Johnson v. Berryhill

Filing 41

MEMORANDUM OPINION. Signed by District Judge Henry E. Hudson on 06/16/2017. Copy mailed to Plaintiff. (walk, )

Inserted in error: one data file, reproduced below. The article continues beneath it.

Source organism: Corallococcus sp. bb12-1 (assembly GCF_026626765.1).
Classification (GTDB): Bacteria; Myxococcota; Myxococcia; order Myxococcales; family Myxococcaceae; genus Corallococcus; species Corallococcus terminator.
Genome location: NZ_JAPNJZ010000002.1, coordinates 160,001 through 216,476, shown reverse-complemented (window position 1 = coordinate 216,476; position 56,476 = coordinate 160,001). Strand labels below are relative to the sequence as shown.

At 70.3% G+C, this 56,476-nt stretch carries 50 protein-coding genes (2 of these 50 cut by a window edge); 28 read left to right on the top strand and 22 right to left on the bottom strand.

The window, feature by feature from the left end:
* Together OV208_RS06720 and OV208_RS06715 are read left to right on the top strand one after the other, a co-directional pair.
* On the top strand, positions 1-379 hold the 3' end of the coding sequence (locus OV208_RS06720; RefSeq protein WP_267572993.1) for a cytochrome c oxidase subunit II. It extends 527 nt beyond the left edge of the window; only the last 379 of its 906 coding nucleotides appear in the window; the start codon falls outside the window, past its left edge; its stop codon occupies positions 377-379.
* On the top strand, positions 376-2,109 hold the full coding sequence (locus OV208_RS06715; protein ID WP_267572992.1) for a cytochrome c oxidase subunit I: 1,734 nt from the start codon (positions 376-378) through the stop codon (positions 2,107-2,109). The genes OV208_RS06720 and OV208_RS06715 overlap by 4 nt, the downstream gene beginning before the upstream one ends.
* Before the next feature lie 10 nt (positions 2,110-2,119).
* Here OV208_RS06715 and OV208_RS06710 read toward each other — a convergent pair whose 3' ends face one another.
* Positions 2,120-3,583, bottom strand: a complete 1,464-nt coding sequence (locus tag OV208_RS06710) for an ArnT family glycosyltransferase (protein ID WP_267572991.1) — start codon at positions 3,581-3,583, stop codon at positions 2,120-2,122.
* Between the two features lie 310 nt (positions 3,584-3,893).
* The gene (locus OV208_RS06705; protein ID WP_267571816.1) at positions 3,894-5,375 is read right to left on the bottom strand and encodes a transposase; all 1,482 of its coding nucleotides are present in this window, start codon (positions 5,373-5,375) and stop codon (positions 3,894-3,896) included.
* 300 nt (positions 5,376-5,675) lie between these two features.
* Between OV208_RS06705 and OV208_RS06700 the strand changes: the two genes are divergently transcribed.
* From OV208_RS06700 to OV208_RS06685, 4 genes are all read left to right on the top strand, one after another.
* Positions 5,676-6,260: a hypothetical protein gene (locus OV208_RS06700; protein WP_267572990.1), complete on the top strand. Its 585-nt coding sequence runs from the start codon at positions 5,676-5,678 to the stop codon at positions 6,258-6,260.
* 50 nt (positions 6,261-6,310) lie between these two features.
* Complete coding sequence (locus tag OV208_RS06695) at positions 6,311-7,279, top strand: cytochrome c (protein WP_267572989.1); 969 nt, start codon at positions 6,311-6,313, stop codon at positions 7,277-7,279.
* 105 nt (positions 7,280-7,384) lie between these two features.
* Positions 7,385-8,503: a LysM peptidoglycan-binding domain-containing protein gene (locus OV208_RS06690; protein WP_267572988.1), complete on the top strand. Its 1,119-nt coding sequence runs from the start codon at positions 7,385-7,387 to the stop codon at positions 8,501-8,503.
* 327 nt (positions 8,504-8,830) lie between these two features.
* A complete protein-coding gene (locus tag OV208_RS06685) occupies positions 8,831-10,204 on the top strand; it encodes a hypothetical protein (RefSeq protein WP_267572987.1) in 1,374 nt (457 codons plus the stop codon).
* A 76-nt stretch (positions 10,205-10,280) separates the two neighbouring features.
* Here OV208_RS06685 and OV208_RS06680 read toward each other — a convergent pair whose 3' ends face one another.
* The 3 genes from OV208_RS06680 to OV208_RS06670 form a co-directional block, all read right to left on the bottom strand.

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IN THE UNITED STATES DISTRICT COURT FOR THE EASTERN DISTRICT OF VIRGINIA Richmond Division VINITA JOHNSON, Plaintiff, Civil Action No. 3:16cv923 HEH V. SOCIAL SECURITY ADMINSTRATION, ERIN MCNEILL, and JOHNSON CONTROLS, Defendants. MEMORANDUM OPINION (Overruling Objections and Adopting Report and Recommendation) THIS MATTER is before the Court on the Report and Recommendation ("R&R") (ECF No. 35) of United States Magistrate Judge David Novak that this Court grant Defendant Erin McNeill's Motion to Dismiss Plaintiff Vinita Johnson's Amended Complaint. (Mot. to Dismiss, ECF No. 13.) Johnson timely filed her objections to the R&R on April 21, 2017. (PL's Objs., ECF 36.) This Court will dispense with oral argument because the facts and legal contentions are adequately presented in the materials before it, and oral argument would not materially aid in the decisional process. E.D. Va. Local Civ. R. 7(J). For the reasons stated herein, the Court will overrule Johnson's objections and the R&R will be adopted as the opinion of the Court. Accordingly, the Court will grant McNeill's Motion and dismiss Johnson's Amended Complaint without prejudice as it pertains to McNeill. 1 1. BACKGROUND On January 5, 2017, Johnson, proceeding pro se, filed her Amended Complaint alleging, among other things, causes of action stemming from her previous employment at the Nottoway Correctional Center and the Social Security Administration's denial of her social security benefits pursuant to 42 U.S.C. § 405(g). {See generally Am. CompL, ECF No. 7.) Johnson's Amended Complaint is difficult to decipher as she "assert[s] a patchwork of factual allegations, quotations from and chronologies of proceedings." (R&R 2.) The Magistrate Judge endeavored to summarize Johnson's claims as follows: First, Plaintiff appears to challenge the Social Security Administration's decision denying her application for benefits. Second, Plaintiff weaves together quotations from and facts relating to an unfavorable decision from the Virginia Department of Employment Dispute Resolution that she appealed to the Nottoway County Circuit Court. Third, Plaintiff cites details from a case that she filed against the Virginia Employment Commission in state court. Fourth, Plaintiff recites a history of proceedings related to her claim or claims before the Virginia Workers' Compensation Commission and the Court of Appeals of Virginia. Finally, after a vague reference to her medical records, Plaintiff asserts a personal injury claim for pain in her wrists from turning cell doorknobs during her employment at Nottoway Correctional Center. {Id. (internal citations omitted).) Johnson named multiple Defendants in this case, including McNeill, an Assistant Attorney General for the Commonwealth of Virginia. However, Johnson's Amended Complaint is conspicuously devoid of any legal or factual allegations pertaining to McNeill. {See generally Am. Compl.) On January 31, 2017, McNeill filed a Motion to Dismiss Johnson's Amended Complaint pursuant to Federal Rules of Civil Procedure 12(b)(1) and 12(b)(6). McNeill also provided Johnson with a notice consistent with Roseboro v. Garrison^ 528 F.2d 309 (4th Cir. 1975), as required by Local Rule 7(k). (ECFNo. 15.) On February 2,2017, this Court issued an Order referring McNeill's Motion and any subsequent pre-trial motions filed in this matter to the Magistrate Judge. (ECF No. 17.) Johnson filed her Response in Opposition to McNeill's Motion to Dismiss on February 21, 2017. (ECF No. 20.) Upon review, the Magistrate Judge concluded that Johnson failed to allege sufficient facts to survive a review under Rule 12(b)(1) or Rule 12(b)(6): The Amended Complaint, as asserted against McNeill, fails to allege sufficient facts to survive the defenses that McNeill raises under Rule 12(b)(1) or Rule 12(b)(6). The only allegations in the Amended Complaint that appear to assert federal subject matter jurisdiction relate to Plaintiffs denial of social security benefits by the Social Security Administration. Plaintiff alleges nofacts that connect McNeill to her denial of benefits. Indeed, the Amended Complaint does not allege anyfacts relating to McNeill whatsoever. Likewise, Plaintiffs response in opposition to the motion to dismiss lacks any factual allegation conceming McNeill. Thus, Plaintiff falls short of alleging a "plausible" set of facts to constitute a cognizable cause of action against McNeill. (R&R 4 (emphasis added).) Accordingly, the Magistrate Judge recommended that this Court grant McNeill's Motion to Dismiss and that Johnson's Amended Complaint be dismissed without prejudice. Johnson's objections followed. IL Johnson's Objections Though difficult to follow, it appears Johnson has raised three cognizable objections related to the Magistrate Judge's R&R. 3 In Johnson's first objection, she contends, for the first time, that McNeill made a false allegation of sexual misconduct against her. (PL's Objs. 7 ("The judge should grant penalties against [McNeill] for 'all' tort claims, including the penalties for makmg false allegations 'tort claims' regarding sexual misconduct.").) In Johnson's second objection, she appears to allege that, pursuant to 28 U.S.C. § 636, the Magistrate Judge did not have the authority to enter an R&R regarding a motion to dismiss pursuant to Rule 12(b)(6). {Id. at 3.) Johnson emphasizes the words "failure to state a claim" in an attempt to argue that McNeill's Motion is beyond the purview of the Magistrate Judge. {Id.) In Johnson's third objection, she appears to challenge the Magistrate Judge's finding that this Court lacks subject-matterjurisdiction over her case by inteijecting various statutes omitted from her Amended Complaint. {Id. at 5, 7-8.) For example, Johnson cites to the False Claims Act, 31 U.S.C. §§ 3729-33; 18 U.S.C. §§ 2241^4, a criminal statute pertaining to sexually abusive conduct in prisons; 11 U.S.C. § 507, concerning bankruptcy priorities; and 28 U.S.C. § 4101, listing definitions for defamation. {Id.) None of these statutes are applicable to the claim under review. III. STANDARD OF REVIEW This Court reviews de novo any part of the Magistrate Judge's Report and Recommendation to which a party has properly and timely objected. 28 U.S.C. § 636(b)(1)(C); Fed. R. Civ. P. 72(b)(3); also Wells v. Shriners Hosp., 109 F.3d 198, 201 (4th Cir. 1997) ("If written objections to a magistrate judge's recommendations are not filed with the district court within [the required time], a party waives its right to an 4 appeal.")' A reviewing court may accept, reject, or modify, in whole or in part, the Magistrate Judge's recommended disposition. 28 U.S.C. § 636(b)(1)(C); Fed. R. Civ. P. 72(b)(3). The recommendation has no presumptive weight, and the responsibility to make a final determination remains at all times with the district court. Mathews v. Weber, 423 U.S. 261, 270-71 (1976). "[T]he court... shall make a de novo determination of those portions of the report or specified proposed findings or recommendations to which objection is made." UnitedStates v. George, 971 F.2d 1113, 1117 (4th Cir. 1992) (emphasis added) (citation and internal quotation marks omitted). Where an objection is properly levied, the district court must consider any new argument, regardless of whether it was raised before the Magistrate Judge. M at 1118. A failure to object also constitutes a waiver of appeal to the Fourth Circuit. Wells, 109 F.3d at 199. The Court acknowledges that pro se complaints are afforded a liberal construction. Laber v. Harvey, 438 F.3d 404,413 n.3 (4th Cir. 2006). The Court, however, need not attempt "to discern the unexpressed intent of the plaintiff." Id. Nor does the requirement of liberal construction excuse a clear failure in the pleading to allege a federally cognizable claim. See Weller v. Dep't ofSoc. Servs., 901 F.2d 387, 390-91 (4th Cir. 1990). As the Fourth Circuit explained in Beaudett v. City ofHampton, "[t]hough \pro se] litigants cannot, of course, be expected to frame legal issues with the clarity and precision ideally evidence in the work of those trained in law, neither can district courts be required to conjure up and decide issues never fairly presented to them." 775 F.2d 1274,1276 (4th Cir. 1985). IV. ANALYSIS In the case at hand, Johnson filed timely objections to the Magistrate Judge's recommendation that this Court should grant McNeill's Motion to Dismiss. Here, Johnson's first objection— an allegation that McNeill falsely accused her of sexual misconduct—^has no mooring, factual or otherwise, to the four comers of the Amended Complaint. Consequently, the Court may not consider it at this Rule 12(b)(6) stage.^ See E.I. duFontNemours& Co. v. Kolon Indus., Inc., 637 F.3d 435,448 (4th Cir. 2011) ("In deciding whether a complaint will survive a motion to dismiss, a court evaluates the complaint in its entirety, as well as documents attached or incorporated into the complaint. However, the district court cannot go beyond these documents on a Rule 12(b)(6) motion; if it does, it converts the motion into one for summary judgment" (internal citations omitted)). Therefore, the Court will overrule this objection. Johnson's second objection attempts to argue that the Magistrate Judge lacked the authority to enter the R&R. {Id. at 3.) Johnson correctly states that under 28 U.S.C. § 636, the Magistrate Judge cannot hear and determine a motion to dismiss for failure to state a claim. {Id. (citing 28 U.S.C. § 636(b)(1)(A)).) However, Johnson seems to confuse the Magistrate Judge's R&R with a final judgement from this Court. {Id.) Pursuant to 28 U.S.C. § 636, the District Court may "designate a magistrate judge to conduct hearings, including evidentiary hearings, and to submit to a judge of the court ' To the extent that Johnson raises additional objections that go beyond the four comers of the Amended Complaint, the Court also finds that it would be improper to entertain them at this point in litigation. For example, Johnson alleges McNeill is in civil contempt and cites numerous Georgia tort statutes in her Objections. {See PL's Objs. 3-4.) However, none of these claims, or any facts sufficient to support them, are foimd in her Amended Complaint. proposed findings of fact and recommendations for the disposition, by a judge of the court, of any motion ...including a motion to dismiss for failure to state a claim. 28 U.S.C. §§ 636(b)(l)(A)-(B). Consequently, the Court finds that Johnson's objection to the Magistrate Judge's authority to enter an R&R is entirely devoid of merit and will therefore be overruled. Finally, in Johnson's third objection, she maintains that this Court has federal subject-matter jurisdiction, contrary to the finding of the Magistrate Judge. (PL's Objs. 5, 7.) The Court fmds this argument equally unavailing as she alleges no facts to support a claim under any of the federal statutes she cites. The legal theories she relies upon are either inapplicable or beyond the scope of the Amended Complaint. Consequently, the Court will overrule this objection as well. IV. CONCLUSION Despite affordingJohnson's Amended Complaint and objections a liberal construction, the Court agrees with the Magistrate Judge's conclusion that her Amended Complaint fails to allege subject-matter jurisdiction or a "plausible" set of facts to satisfy the standards announced in Ashcroft v. Iqbal, 556 U.S. 662, 678 (2009), and Bell Atl Corp. V. Twombly, 550 U.S. 544, 555 (2007). Accordingly, this Court will overrule Johnson's objections and adopt the R&R (ECF No. 35.) The Court will grant McNeill's Motion (ECF No. 13) and dismiss Johnson's Amended Complaint (ECF No. 7) without prejudice as it pertains to McNeill. An appropriate Order will accompany this Memorandum Opinion. Henry E. Hudson Dater^fVfe Richmond, Virginia United States District Judge